PROUD Derek Pallett watched as a memorial to his cousin was unveiled in Felpham.
The plaque pays tribute to the sacrifice paid by the four-strong aircrew of a Second World War bomber which crashed 75 years ago close to its site.
The memorial is the only one which recalls the death of the airmen who were led by Mr Pallett’s cousin and their pilot, newly married Sgt Stanley Culmer, 26.
Mr Pallett, 83, of Ormskirk in Lancashire, attended the ceremony last Saturday with his wife, Helen, pictured right. He had never known what happened to his cousin but he does remember being taken to a sweetshop by him to buy chocolate drops.
He said: “I feel very proud. It’s been quite a while we have been looking for some memorial of my cousin. We looked at several different memorials.
“After looking around like we did, this is remarkable. We feel he has been officially remembered now.
“I am surprised and delighted at the turnout here today.”
About 150 people attended the ceremony of some 20 minutes held in Sea Road.
Exactly 75 years earlier, and the No 144 Squadron twin-engined Handley-Page Hampden AT110 – based at RAF North Luffenham in Rutland – was on a Bomber Command mission to attack shipping and the docks at Le Havre in France.
No-one knows what went wrong an hour or so after the aircraft took off at night but a possible engine fire caused it to crash in flames just 100 yards short of the English Channel. The other crew members were Sgt RE Nation, 21; Sgt JA Hutchison, 25; and Sgt D Manning, 21.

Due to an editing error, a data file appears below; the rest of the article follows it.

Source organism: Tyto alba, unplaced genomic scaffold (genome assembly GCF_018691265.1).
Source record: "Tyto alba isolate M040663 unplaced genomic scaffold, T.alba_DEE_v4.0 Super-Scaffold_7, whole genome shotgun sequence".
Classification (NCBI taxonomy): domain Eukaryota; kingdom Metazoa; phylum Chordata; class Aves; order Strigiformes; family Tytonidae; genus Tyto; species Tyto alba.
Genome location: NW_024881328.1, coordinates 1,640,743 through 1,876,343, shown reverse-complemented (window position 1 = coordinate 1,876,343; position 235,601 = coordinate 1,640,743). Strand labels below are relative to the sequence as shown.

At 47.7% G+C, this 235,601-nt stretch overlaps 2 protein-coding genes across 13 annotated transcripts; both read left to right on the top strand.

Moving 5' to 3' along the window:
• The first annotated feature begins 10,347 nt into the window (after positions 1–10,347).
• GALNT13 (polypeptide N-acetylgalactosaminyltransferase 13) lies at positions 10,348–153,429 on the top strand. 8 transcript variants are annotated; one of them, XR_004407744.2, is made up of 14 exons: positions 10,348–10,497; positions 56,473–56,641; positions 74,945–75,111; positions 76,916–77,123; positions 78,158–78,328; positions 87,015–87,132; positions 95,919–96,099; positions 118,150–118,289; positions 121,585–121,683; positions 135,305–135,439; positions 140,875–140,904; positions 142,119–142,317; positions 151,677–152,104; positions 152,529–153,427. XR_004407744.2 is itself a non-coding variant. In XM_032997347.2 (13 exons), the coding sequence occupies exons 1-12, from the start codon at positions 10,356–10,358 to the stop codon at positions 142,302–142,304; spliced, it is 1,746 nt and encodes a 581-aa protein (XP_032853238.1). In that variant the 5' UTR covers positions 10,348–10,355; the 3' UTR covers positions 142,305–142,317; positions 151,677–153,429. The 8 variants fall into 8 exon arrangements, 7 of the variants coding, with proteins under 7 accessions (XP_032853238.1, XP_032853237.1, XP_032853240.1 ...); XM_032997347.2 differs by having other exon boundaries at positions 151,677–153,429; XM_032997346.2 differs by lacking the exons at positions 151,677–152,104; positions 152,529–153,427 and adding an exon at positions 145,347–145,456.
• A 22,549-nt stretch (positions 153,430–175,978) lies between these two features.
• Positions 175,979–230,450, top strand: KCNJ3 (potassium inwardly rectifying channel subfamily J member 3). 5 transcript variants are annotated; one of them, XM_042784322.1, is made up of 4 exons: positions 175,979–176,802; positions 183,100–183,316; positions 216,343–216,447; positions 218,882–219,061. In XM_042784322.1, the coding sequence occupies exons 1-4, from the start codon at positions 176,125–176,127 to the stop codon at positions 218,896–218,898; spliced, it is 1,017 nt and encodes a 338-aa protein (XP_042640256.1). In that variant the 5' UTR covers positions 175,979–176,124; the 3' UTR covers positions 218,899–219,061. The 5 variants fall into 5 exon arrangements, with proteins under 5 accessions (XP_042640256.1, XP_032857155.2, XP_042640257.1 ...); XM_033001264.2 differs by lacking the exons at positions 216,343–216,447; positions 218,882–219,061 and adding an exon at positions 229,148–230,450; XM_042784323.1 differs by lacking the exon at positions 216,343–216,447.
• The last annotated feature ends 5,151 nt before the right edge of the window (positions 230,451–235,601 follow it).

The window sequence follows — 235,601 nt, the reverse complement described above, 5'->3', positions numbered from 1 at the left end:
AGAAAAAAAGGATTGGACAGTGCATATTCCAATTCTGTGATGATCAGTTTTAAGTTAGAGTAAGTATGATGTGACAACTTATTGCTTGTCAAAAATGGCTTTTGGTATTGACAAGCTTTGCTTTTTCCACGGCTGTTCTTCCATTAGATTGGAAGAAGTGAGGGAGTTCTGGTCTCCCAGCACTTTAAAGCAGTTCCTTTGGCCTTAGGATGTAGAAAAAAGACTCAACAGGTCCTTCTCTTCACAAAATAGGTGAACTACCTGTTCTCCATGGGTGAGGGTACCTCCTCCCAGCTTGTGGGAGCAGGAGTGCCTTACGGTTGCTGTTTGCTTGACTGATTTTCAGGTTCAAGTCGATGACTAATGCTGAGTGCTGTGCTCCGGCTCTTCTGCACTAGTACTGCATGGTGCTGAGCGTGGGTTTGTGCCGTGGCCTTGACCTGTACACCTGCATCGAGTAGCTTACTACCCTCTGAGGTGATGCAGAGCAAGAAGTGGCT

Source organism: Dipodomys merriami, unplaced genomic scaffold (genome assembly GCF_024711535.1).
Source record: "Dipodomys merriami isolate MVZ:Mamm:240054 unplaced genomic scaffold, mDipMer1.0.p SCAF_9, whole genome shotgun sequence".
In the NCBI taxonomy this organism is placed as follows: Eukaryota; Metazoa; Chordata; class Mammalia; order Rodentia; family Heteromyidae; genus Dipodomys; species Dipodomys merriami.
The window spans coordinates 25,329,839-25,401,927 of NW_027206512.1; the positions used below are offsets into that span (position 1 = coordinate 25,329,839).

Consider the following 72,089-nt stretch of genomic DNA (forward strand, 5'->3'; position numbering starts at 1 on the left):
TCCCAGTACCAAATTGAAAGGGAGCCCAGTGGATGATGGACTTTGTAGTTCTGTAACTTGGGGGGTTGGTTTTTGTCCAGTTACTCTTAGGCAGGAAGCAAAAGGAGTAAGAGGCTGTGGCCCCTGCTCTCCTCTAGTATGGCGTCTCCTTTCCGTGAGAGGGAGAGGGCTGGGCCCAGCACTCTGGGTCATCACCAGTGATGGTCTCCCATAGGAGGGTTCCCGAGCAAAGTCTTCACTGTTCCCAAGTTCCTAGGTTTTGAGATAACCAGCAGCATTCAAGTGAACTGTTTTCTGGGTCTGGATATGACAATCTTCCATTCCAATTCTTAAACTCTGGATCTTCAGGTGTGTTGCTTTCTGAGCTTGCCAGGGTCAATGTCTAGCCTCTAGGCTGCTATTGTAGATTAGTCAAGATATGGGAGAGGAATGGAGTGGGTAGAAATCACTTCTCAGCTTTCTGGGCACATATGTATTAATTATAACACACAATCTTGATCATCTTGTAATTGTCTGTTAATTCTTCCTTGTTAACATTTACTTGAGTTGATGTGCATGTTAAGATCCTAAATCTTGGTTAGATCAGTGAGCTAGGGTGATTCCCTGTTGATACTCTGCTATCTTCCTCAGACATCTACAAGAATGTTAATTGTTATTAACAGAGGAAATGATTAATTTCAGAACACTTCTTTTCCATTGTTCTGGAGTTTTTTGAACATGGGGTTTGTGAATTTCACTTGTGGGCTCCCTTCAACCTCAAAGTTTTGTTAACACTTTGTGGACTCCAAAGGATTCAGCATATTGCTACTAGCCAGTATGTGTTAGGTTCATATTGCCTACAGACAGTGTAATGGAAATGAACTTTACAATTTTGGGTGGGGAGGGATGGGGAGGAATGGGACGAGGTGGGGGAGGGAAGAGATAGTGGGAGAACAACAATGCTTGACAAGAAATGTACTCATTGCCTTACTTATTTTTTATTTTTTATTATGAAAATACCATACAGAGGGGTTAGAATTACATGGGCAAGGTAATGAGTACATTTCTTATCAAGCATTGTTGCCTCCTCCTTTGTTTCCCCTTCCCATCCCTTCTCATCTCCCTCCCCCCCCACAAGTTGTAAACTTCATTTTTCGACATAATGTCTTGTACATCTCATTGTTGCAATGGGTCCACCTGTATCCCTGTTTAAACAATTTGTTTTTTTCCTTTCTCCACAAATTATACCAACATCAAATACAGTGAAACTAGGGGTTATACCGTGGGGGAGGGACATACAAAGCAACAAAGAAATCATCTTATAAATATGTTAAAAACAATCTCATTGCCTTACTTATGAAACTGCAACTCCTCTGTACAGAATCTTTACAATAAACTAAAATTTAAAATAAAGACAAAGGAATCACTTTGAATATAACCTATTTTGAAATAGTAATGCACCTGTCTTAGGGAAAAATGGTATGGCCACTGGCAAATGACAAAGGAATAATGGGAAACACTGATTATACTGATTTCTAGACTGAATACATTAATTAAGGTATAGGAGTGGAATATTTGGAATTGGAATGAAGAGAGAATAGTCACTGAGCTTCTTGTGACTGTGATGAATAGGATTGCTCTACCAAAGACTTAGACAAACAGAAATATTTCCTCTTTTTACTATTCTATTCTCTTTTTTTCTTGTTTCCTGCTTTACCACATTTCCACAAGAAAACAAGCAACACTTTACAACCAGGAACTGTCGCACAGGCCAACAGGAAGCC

An original memorial to the crash, installed about five years ago, still remains attached to the boundary wall of Butlin’s. But the replacement is larger and more prominent. It cost some £1,200 and its installation was led by the Bognor Regis branch of the Royal Air Forces Association.
Branch secretary David Hewings said: “David Pallett’s recollections of the very brief time he had with his cousin have added an awful lot of meaning to this service. It is the first time we have had a known relative of the aircrew with us.”
The Rev John Challis read out the names of the aircrew before a short reading from Psalm 21. He said: “Seventy-five years ago, seems a very long time ago – and I was only a few months old when the Hampden bomber crashed near here – but the courage and dedication to duty of these four young crewmen should still be remembered all these years later.”
Cadets Gregory Cocks, 15, and Emily Sherrington, 12, of the 2351 Sqn Air Training Corps in Bognor Regis provided a guard of honour to the memorial and performed the unveiling of the Union flag.
Cdt Cocks said: “It’s really important we remember the aircrew and preserve the heritage that we have. By remembering these specific people, we remember all those who have given their lives.”
RAFA branch president Ron Flatt laid a red, white and blue wreath on the memorial during the service.